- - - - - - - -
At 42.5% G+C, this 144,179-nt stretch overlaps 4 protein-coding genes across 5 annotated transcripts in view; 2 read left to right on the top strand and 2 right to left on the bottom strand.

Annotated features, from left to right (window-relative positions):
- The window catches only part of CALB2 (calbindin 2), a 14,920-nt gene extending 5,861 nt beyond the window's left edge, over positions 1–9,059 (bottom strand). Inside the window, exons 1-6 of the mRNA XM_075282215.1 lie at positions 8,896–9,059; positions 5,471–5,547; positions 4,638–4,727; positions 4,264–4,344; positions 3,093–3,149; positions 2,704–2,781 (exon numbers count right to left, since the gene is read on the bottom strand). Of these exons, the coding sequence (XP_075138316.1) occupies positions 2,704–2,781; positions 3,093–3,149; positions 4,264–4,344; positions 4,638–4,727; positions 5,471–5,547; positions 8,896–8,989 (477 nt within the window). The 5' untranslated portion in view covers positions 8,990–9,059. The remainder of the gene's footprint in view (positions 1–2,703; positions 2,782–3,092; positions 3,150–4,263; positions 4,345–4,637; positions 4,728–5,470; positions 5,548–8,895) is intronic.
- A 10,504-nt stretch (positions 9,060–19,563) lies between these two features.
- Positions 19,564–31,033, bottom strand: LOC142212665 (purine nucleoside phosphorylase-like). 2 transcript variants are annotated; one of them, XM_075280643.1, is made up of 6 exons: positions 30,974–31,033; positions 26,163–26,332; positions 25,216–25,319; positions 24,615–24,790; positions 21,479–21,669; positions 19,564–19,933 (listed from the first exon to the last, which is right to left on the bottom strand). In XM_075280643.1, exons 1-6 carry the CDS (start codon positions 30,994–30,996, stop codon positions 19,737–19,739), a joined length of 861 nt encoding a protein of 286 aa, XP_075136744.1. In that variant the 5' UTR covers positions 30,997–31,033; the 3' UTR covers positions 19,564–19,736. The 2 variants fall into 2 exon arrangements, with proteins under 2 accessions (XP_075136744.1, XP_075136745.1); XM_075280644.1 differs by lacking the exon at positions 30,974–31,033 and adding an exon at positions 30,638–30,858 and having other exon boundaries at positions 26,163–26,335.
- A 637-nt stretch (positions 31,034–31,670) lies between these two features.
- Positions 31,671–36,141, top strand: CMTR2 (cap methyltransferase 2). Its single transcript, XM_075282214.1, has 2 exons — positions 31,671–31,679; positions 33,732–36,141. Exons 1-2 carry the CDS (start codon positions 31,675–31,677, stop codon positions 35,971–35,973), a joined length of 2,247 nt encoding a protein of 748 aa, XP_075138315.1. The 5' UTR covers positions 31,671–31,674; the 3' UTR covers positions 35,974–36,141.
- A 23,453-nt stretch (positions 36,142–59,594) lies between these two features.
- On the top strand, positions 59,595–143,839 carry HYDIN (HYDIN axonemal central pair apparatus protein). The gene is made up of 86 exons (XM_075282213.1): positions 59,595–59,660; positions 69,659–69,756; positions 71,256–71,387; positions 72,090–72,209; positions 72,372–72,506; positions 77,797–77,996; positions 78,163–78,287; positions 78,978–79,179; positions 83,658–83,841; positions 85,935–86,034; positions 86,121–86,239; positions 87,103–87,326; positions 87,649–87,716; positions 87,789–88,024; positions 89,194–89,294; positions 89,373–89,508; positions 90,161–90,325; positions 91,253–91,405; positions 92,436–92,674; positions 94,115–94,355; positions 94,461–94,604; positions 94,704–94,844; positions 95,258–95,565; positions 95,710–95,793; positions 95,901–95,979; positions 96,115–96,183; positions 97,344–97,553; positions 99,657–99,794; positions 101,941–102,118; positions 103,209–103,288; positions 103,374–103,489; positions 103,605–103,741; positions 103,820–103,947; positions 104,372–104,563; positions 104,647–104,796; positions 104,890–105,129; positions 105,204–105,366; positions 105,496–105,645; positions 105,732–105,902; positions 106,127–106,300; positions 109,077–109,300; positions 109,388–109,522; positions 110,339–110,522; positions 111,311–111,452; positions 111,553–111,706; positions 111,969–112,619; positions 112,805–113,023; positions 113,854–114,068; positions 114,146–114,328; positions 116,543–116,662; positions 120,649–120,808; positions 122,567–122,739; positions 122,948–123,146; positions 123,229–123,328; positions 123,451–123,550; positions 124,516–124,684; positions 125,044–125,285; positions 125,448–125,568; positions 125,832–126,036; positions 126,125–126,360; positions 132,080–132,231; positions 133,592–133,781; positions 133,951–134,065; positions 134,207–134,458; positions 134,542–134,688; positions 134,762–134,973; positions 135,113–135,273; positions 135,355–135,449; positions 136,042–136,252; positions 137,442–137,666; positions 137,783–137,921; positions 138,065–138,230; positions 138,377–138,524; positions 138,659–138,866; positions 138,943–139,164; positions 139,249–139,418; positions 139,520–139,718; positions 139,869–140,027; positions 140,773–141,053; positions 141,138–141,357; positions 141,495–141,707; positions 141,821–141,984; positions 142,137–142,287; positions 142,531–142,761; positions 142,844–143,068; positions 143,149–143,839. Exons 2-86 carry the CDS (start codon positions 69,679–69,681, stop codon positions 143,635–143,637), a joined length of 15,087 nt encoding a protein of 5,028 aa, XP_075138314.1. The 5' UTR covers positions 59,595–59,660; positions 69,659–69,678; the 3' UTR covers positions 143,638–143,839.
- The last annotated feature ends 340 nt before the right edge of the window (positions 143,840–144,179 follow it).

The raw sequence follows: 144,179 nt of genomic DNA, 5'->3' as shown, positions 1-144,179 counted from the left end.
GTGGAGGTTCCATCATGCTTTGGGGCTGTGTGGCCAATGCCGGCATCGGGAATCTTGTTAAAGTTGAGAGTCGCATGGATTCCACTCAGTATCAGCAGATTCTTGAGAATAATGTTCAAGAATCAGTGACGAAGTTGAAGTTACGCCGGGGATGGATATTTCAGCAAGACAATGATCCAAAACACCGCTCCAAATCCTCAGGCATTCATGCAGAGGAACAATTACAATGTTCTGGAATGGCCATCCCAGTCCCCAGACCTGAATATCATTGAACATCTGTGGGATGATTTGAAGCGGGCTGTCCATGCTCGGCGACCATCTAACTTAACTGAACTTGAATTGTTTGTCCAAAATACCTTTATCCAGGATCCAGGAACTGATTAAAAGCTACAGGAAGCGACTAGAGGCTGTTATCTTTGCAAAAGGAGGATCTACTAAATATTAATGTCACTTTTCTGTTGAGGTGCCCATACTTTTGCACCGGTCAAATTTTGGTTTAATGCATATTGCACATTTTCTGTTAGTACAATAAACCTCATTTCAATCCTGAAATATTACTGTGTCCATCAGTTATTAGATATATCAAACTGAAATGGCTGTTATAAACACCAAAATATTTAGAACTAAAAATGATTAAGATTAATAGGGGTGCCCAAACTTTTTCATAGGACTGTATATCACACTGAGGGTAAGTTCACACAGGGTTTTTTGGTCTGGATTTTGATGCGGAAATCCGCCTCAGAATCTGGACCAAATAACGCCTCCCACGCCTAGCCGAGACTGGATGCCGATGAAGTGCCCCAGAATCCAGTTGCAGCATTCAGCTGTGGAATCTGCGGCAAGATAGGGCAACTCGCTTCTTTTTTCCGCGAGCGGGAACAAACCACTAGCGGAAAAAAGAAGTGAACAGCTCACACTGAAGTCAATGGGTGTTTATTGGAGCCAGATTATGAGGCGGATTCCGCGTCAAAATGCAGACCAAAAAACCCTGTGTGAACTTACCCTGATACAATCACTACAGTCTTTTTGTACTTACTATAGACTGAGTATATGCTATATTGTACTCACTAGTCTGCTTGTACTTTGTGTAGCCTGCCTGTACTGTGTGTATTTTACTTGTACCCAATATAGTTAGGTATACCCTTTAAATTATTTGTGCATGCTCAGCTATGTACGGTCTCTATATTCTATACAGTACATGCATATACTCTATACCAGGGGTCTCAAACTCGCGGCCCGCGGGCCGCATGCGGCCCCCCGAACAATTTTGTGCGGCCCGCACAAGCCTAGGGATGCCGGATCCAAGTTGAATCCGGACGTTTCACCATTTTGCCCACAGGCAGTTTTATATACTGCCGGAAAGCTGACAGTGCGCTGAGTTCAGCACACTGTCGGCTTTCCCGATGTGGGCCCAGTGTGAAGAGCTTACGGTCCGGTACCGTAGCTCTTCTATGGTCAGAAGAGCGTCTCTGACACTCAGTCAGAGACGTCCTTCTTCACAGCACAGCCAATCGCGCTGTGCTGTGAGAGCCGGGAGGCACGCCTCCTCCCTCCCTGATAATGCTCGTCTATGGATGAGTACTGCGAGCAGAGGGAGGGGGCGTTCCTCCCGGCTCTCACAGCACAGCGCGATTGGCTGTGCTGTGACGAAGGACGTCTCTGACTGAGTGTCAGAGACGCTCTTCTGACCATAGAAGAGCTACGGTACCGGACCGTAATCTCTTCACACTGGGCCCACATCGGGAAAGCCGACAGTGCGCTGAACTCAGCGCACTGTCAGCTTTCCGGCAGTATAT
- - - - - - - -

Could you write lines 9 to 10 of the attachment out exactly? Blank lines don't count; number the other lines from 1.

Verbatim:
- On the top strand, positions 59,595–143,839 carry HYDIN (HYDIN axonemal central pair apparatus protein). The gene is made up of 86 exons (XM_075282213.1): positions 59,595–59,660; positions 69,659–69,756; positions 71,256–71,387; positions 72,090–72,209; positions 72,372–72,506; positions 77,797–77,996; positions 78,163–78,287; positions 78,978–79,179; positions 83,658–83,841; positions 85,935–86,034; positions 86,121–86,239; positions 87,103–87,326; positions 87,649–87,716; positions 87,789–88,024; positions 89,194–89,294; positions 89,373–89,508; positions 90,161–90,325; positions 91,253–91,405; positions 92,436–92,674; positions 94,115–94,355; positions 94,461–94,604; positions 94,704–94,844; positions 95,258–95,565; positions 95,710–95,793; positions 95,901–95,979; positions 96,115–96,183; positions 97,344–97,553; positions 99,657–99,794; positions 101,941–102,118; positions 103,209–103,288; positions 103,374–103,489; positions 103,605–103,741; positions 103,820–103,947; positions 104,372–104,563; positions 104,647–104,796; positions 104,890–105,129; positions 105,204–105,366; positions 105,496–105,645; positions 105,732–105,902; positions 106,127–106,300; positions 109,077–109,300; positions 109,388–109,522; positions 110,339–110,522; positions 111,311–111,452; positions 111,553–111,706; positions 111,969–112,619; positions 112,805–113,023; positions 113,854–114,068; positions 114,146–114,328; positions 116,543–116,662; positions 120,649–120,808; positions 122,567–122,739; positions 122,948–123,146; positions 123,229–123,328; positions 123,451–123,550; positions 124,516–124,684; positions 125,044–125,285; positions 125,448–125,568; positions 125,832–126,036; positions 126,125–126,360; positions 132,080–132,231; positions 133,592–133,781; positions 133,951–134,065; positions 134,207–134,458; positions 134,542–134,688; positions 134,762–134,973; positions 135,113–135,273; positions 135,355–135,449; positions 136,042–136,252; positions 137,442–137,666; positions 137,783–137,921; positions 138,065–138,230; positions 138,377–138,524; positions 138,659–138,866; positions 138,943–139,164; positions 139,249–139,418; positions 139,520–139,718; positions 139,869–140,027; positions 140,773–141,053; positions 141,138–141,357; positions 141,495–141,707; positions 141,821–141,984; positions 142,137–142,287; positions 142,531–142,761; positions 142,844–143,068; positions 143,149–143,839. Exons 2-86 carry the CDS (start codon positions 69,679–69,681, stop codon positions 143,635–143,637), a joined length of 15,087 nt encoding a protein of 5,028 aa, XP_075138314.1. The 5' UTR covers positions 59,595–59,660; positions 69,659–69,678; the 3' UTR covers positions 143,638–143,839.
- The last annotated feature ends 340 nt before the right edge of the window (positions 143,840–144,179 follow it).